When I encountered those words (it probably wasn’t the entire quote) some decades ago, they really impressed on me how unrealistic much of science fiction is (more comments alongside the above quote here). I just cannot envisage spaceships without ecosystems., carrying little portable versions of Biosphere 2 along with them wherever they go . Of course, a lot depends on worldbuilding; if FTL starflight is as quick and easy as it is in low realism TV and movie space opera, essentially equivalent to a modern intercontinental jetliner, or even a drive to the local shopping center, there isn’t a need for ships to carry their own biosphere. My own preference however is for outer space to be very large, very hostile, and very difficult to traverse. Even if this is as much about plot devices and cosmic anxiety as it is about actual hard science. Some space operas, like the Alien(s) franchise, do have that sense of loneliness and danger, even if their monsters are biologically absurd. There is little appeal in space opera that mimics today’s crowded Earth.
After the biospherics section (I wonder if this also is too small, or if it should be kept small for crapsack world reasons) there is another module with the machine shop, large shuttle hanger, and what have you, this is about 110 meters long and 40 meters wide.
Then four large colourful hexagonal cargo modules (each about 75 x 175 meters) , which give an overall carrying capacity of four of the largest modern container ships combined. Of course such comparisons are unfair, realworld surface ocean container vessels are limited by canals, port facilities etc; assuming a medium-hardness (say 6 or so on the scale of scientific hardness/realism) handwavium reactionless drive, a staple of a lot of science fiction, space opera ships need have no size limitations at all, other than those arbitrarily imposed by worldbuilding and plot devices..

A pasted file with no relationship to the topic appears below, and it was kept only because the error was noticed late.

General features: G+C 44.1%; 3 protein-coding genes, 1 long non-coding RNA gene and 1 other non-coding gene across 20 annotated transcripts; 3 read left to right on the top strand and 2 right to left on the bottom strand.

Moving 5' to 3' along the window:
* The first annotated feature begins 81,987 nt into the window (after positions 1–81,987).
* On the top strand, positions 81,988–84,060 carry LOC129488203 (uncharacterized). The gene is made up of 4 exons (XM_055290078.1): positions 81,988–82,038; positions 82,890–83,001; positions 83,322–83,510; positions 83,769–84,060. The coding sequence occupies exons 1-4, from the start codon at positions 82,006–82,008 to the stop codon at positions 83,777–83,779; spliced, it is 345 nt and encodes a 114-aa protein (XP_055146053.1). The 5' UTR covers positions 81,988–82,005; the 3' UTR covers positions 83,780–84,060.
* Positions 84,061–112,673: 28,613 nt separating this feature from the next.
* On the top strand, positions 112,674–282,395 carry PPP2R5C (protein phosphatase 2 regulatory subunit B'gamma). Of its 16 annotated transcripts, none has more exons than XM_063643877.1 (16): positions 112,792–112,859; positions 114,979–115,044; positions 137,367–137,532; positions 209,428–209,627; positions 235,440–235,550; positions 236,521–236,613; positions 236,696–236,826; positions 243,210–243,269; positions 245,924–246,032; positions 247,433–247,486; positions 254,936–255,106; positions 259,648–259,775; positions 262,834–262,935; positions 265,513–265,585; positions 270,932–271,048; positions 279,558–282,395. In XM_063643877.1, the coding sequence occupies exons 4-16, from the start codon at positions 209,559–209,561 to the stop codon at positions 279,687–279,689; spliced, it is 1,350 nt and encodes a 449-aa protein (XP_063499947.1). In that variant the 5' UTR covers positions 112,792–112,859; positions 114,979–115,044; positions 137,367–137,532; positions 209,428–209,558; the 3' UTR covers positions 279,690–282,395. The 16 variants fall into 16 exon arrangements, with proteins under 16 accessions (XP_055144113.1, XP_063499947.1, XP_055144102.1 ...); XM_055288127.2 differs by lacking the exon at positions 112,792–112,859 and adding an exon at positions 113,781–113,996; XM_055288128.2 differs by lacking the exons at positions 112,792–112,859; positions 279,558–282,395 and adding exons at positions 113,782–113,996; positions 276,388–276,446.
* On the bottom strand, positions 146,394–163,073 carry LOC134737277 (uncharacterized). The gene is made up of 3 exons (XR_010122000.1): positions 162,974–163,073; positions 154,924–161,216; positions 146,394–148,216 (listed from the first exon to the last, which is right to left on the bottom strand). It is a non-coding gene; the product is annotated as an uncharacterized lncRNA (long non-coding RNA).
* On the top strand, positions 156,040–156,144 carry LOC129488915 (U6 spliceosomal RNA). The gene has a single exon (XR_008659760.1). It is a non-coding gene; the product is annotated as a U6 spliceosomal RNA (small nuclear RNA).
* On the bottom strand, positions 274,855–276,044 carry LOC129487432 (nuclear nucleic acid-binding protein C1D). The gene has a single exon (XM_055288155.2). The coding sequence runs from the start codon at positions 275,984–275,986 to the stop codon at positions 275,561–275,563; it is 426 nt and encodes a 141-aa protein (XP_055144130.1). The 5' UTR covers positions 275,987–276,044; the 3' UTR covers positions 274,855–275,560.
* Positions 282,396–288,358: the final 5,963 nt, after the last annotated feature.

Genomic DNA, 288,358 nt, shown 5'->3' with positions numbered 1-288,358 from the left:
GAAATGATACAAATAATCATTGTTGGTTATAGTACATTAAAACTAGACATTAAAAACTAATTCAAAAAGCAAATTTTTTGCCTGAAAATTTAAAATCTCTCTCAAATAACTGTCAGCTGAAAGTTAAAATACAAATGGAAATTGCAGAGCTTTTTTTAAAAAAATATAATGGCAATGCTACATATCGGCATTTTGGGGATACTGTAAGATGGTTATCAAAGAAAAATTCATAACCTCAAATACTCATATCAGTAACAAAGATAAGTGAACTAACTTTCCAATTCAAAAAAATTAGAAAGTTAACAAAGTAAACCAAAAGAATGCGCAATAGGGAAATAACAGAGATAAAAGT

Following is the weapons, sensors, and manufacturing module, which is based partly on the standard Wet Navy capital ship space opera design, of the Blender Shipyards, which I incorporated because I want to get away from the rigid radial symmetry of the earlier designs. This measures about 150 x 150 x 40 meters.
These measurements are to help with deckplans. Nerds like myself love these little worldbuilding details. My idea in writing and worldbuilding is of a ship big enough to easily get lost in, or for an enemy or scary monster to hide in, with some parts much older than others and associated with a history and urban legend, such as being haunted, but not so large as to be unmanageable. Hence a bit over a mile (say between 1.6 and 2 km), a mile being the length of a Star Wars Star Destroyer, seems a good size.
It’s interesting here to think about the difference between military scifi/SF (Star Wars, the later Star Trek), which has mile long ships full of officers and ratings walking to and fro, pilots dashing their fighters, and stormtroopers marching aimlessly about, and the space horror (Alien(s), space comedy (Red Dwarf) ships which, while equally huge, are mostly deserted, with only a handful of crew or misfits struggling to manage the whole thing. My approach is midway between the two, and it is likely that automation will make it easier for smaller crews to manage larger vessels.
Further on is engineering, the reactor, and the drive system, but I’ll leave explaining that for another day. My next project is to use Blender to render Freedai Reynofar, the protagonist of Up the Well, the first novel in this series